School Web Filters: A Student's Internet Enemy | Teen Ink

School Web Filters: A Student's Internet Enemy

April 27, 2016
By Pavva BRONZE, Chesterfield , New Jersey
Pavva BRONZE, Chesterfield , New Jersey
1 article 0 photos 6 comments

Favorite Quote:
Veni, Vidi, Vici --Julius Caesar
(Translates to "I cam, I saw, I conquered.")

In the 21st Century schools are bigger, better, have a more diverse student body, and are more technology-integrated. Schools nowadays have more technology in their classroom than ever before. SMART Boards instead of blackboards, laptops instead of textbooks, even a Bring Your Own Device Policy. However, with all of these new educational advancements, there also needs to be some restraint, especially with the Internet. The Internet can be an amazing place, filled with educational and entertaining sites. However, anyone can make a website. There are sites that aren’t appropriate for some age groups. If the site is inappropriate, a school administrator might ban it by applying a filter, effectively banning the website from the school’s IP Address, so no one accessing the web from that school can access the website. Sometimes, a filter can ban a website that isn’t inappropriate, which is to say, there is nothing wrong with it. But the student can’t do anything about it. It’s a filter, automated, without feelings or leeway. It’s automated, so it can make mistakes, and in turn, be excessively restrictive.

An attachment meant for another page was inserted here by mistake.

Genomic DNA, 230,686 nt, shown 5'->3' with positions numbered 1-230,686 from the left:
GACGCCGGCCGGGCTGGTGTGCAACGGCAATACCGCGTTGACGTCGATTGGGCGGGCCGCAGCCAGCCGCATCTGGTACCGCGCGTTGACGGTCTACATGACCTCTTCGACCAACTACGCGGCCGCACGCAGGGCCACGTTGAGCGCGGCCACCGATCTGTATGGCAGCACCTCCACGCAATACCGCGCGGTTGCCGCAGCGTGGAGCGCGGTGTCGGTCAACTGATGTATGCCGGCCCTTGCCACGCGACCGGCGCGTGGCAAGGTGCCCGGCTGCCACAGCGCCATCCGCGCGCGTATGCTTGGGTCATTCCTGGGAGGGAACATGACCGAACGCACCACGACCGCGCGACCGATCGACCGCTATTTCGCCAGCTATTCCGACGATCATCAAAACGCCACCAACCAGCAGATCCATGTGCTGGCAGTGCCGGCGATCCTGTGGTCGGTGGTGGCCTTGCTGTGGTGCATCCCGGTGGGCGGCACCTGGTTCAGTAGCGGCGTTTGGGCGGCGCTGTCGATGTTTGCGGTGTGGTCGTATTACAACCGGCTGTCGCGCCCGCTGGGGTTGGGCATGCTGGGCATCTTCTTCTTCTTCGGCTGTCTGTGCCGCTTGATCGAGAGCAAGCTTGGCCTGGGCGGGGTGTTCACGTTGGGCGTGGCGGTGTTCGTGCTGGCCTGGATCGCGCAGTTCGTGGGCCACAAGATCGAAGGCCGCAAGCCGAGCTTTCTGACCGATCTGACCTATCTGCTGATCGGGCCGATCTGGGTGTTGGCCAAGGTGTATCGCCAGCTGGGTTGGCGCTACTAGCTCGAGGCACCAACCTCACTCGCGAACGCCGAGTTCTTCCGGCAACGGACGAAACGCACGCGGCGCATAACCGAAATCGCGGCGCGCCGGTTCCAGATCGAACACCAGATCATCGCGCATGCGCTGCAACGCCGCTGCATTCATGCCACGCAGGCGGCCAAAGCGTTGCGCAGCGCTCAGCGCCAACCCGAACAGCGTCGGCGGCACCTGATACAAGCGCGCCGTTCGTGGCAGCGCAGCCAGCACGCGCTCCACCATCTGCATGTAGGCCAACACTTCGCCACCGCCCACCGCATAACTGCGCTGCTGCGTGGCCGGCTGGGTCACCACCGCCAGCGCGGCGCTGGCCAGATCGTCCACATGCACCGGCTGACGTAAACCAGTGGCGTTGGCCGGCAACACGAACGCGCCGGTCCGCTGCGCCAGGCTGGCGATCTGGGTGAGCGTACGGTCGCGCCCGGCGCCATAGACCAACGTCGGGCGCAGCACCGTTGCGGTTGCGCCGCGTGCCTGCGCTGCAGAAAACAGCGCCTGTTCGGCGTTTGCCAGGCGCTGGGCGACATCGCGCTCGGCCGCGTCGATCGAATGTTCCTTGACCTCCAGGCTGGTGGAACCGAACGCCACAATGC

Students, being the “impulsive” and “irresponsible” teenagers that we are (in the eyes of some adults), love to do things we don’t need to do. Playing video games, watching YouTube, and using social media more than doing schoolwork are all examples of this. Not a single student needs to do any of these to succeed in school, but that doesn’t stop school administrators from banning websites, even if they are school-appropriate, even if they don’t reference inappropriate, vulgar, or provocative. One of these websites is Steam, a video game service that sells video games to players who buy and play those games. Many people, including myself, use this and enjoy it. Unfortunately, the Steam Store, the “marketplace” where the games are sold, is banned because of my school’s web filters. During my free time in class one morning, I wanted to check if my purchase was processed yet, but I couldn’t due to the filters. I was upset and I had to wait until I returned home to check on the state of the purchase.

Now, opponents to loosening the noose that web filters have around our necks say that yes, we need web filters. Too many students are accessing inappropriate, sometimes even illegal, content on the web. But here’s the thing, not enough students do it to make it a big concern. Just give the student a detention, or remove their computer privileges.

So what's left for the future of web filters in school? Well, some school technology administrators may tighten the vice around the students' internet access, while others may drop it all together. We can only hope.

The author's comments:

In my school, there are a lot of web filters, and a lot of people, myself included, dislike them. Some of us have found workarounds to the problem, others, like me, suck it up and try to deal with it.

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